Americans have become more healthy food-conscious in recent years after scaring themselves with reports of fake food and ingredients. Many were not concerned and continued to eat “plastic margarine” and “pink stuff” (not together, of course). “So what if it’s not real food?” they asked. “It tastes good, it’s cheaper, and it doesn’t look any different than butter or other hamburgers,” they told us.

Sometimes it does not appear to make any difference whether food contains artificial ingredients. However, consuming artificial ingredients has been found to have negative side effects. Reported side effects included kidney tumors, brain gliomas, bladder and testes tumors, thyroid cancer, adrenal tumors, chromosomal damage, asthma, allergies, insomnia, eczema, hives, hypersensitivity, and hyperactivity in either humans or lab rats.

In food, it makes a difference whether it’s real or fake. Our bodies were designed by the Lord to break down, absorb, and use real food. We get nutrients from real food that are vital to our physical existence.

In relationships, single Christian, it makes a difference whether our relationships are real or fake. Our souls were designed by the Lord to enter into genuine relationships. We get companionship, strength, encouragement, joy, and motivation that are vital to our souls and our spiritual existence.

Side effects of not fellowshipping at a deep and honest level include loneliness, fear, bitterness, skepticism, not being able to fully mature or develop spiritual gifts, and being subject to delusions, unbalanced doctrine, scams, and demonic influences.

If you need the Bible reference, start with Hebrews 10:23-25.

Then reflect on the thought that the Father, Son, and Holy Spirit connect and enjoy fellowship within the Trinity, and we were made in His image. So we were made to fellowship, to connect.

I get how hard it is to connect with others due to scheduling and cultural constraints, personality styles, energy levels, technology, differences in taste, and a shortage of people you feel you could relate to, especially as a Christian single. It’s harder to connect if we don’t feel we can be ourselves and, instead, present our fake selves to the world and even our friends.

Yet we are called to be real—not fake—in a Christlike manner in a world of fake, shallow, and fearful or arrogant people.

It seems like part of the key to being real and Christlike—not just doing church—is managing both our expectations and responsibilities realistically. I seem to fail in doing this at a number of levels, so I’m talking to myself, too. But I do know it is possible.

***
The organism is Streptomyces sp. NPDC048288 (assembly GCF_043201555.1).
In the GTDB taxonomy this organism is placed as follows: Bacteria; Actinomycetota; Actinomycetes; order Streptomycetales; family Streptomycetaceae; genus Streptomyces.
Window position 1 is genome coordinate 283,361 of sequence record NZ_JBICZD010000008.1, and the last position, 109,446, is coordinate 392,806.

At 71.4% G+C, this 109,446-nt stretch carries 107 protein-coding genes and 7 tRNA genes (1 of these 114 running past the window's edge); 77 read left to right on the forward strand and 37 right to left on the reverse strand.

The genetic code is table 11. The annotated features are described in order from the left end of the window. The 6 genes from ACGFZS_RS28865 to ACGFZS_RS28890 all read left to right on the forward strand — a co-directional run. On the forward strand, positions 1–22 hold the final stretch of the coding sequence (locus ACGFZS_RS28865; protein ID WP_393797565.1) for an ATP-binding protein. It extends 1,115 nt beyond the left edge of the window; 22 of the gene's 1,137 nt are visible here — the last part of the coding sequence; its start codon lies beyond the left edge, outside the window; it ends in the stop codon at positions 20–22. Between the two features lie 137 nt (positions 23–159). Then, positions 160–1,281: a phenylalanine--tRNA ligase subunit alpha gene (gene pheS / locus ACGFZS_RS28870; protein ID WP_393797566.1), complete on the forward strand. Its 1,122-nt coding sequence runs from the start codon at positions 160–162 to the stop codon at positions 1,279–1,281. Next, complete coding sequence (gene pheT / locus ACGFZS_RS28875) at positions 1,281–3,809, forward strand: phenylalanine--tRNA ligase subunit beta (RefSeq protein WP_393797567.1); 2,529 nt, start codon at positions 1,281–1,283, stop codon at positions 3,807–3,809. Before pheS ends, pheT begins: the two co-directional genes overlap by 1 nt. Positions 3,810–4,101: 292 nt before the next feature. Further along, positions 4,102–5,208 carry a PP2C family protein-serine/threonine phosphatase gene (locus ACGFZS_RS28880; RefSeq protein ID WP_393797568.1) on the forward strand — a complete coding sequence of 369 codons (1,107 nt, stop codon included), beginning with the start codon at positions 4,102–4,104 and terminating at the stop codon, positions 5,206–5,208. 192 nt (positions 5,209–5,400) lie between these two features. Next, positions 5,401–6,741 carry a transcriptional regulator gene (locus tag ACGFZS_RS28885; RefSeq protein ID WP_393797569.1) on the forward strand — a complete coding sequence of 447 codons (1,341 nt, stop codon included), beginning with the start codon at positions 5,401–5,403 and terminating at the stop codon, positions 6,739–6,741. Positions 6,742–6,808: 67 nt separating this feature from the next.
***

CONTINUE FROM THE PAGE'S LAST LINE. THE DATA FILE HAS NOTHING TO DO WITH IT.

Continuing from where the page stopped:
I may expect God to bless me because I think I’m a good girl. When He doesn’t deliver what I think I am entitled to, I have to reevaluate my expectations of being in a relationship with an eternal, all-wise, sovereign God.

I can still tell Him everything that’s on my heart, all my emotions and issues. Yet I am responsible for my responses and actions. I am responsible to pursue and obey the heart of God long enough to uncover His love for me and at least some of His intentions. That way, I understand myself better, and I’m not afraid of my emotions. And I’m not afraid of anyone else’s emotions, either. Personally and professionally, that has helped me to accept others where they are at.

It does not mean I excuse poor, immature, unethical, or unprofessional behavior. Or that I blurt my problems to an unsafe person.

How challenging is it, my single Christian friend, to be real in your relationships?

When someone says, “Good morning, how are you doing?” how do you respond?

If you give the typical “fine” when you’re really not, maybe now is the time to assess your level of comfort with being real.

Maybe you can determine that the next time someone asks you how you’re doing when you’re having a lousy day, you will give an honest answer. (Not the long version, of course, like the scene from Goonies when the bad guys demand that Chunk tell them everything he knows. They meant about the treasure, but he started blubbering about all his sins that he felt guilty about.)

Pray and seek the Lord about who to approach to test their reliability as a potential friend.

Be prepared to be courageous and disclose something about yourself.

Dare to be real and not fake.

Your transparency may encourage others to come out of hiding. Wouldn’t that be something, if the body of Christ could become so authentic and transparent, that the world would stop, take notice, and exclaim, like they did of the church in the first century, “My, how they love one another! I want a piece of that!”

Please look for me on Face Book at “For single Christians: One is a Whole Number.” Be sure to Like and Share the page and anything you find there that is helpful and inspiring.


Benjamin, David. Top Ten Toxic and Fake Chinese Foods to Completely Avoid. Article for healthywildand  accessed 6/3/17

Canedo, Nick. McDonald’s new campaign debunks food rumors, allows cameras inside factory for first time (video). Article for 10/14/2014.  accessed 6/3/17

Mercola website. Are You or Your Family Eating Toxic Food Dyes? Article for 02/24/2011.  accessed 6/3/17

Special Education Degrees. Colors To Die For: The Dangerous Impact of Food Coloring.  accessed 6/3/17

Storey, Kate. 14 Foods You Eat Every Day That Aren’t What You Think They Are. Article for 7/14/2016.  accessed 6/3/17

Troy, Eric. Butter v. Margarine Myths: Margarine Was Invented to Feed Turkeys, Killed Them, and Other Legends. Article for 3/4/13.  accessed 6/3/17

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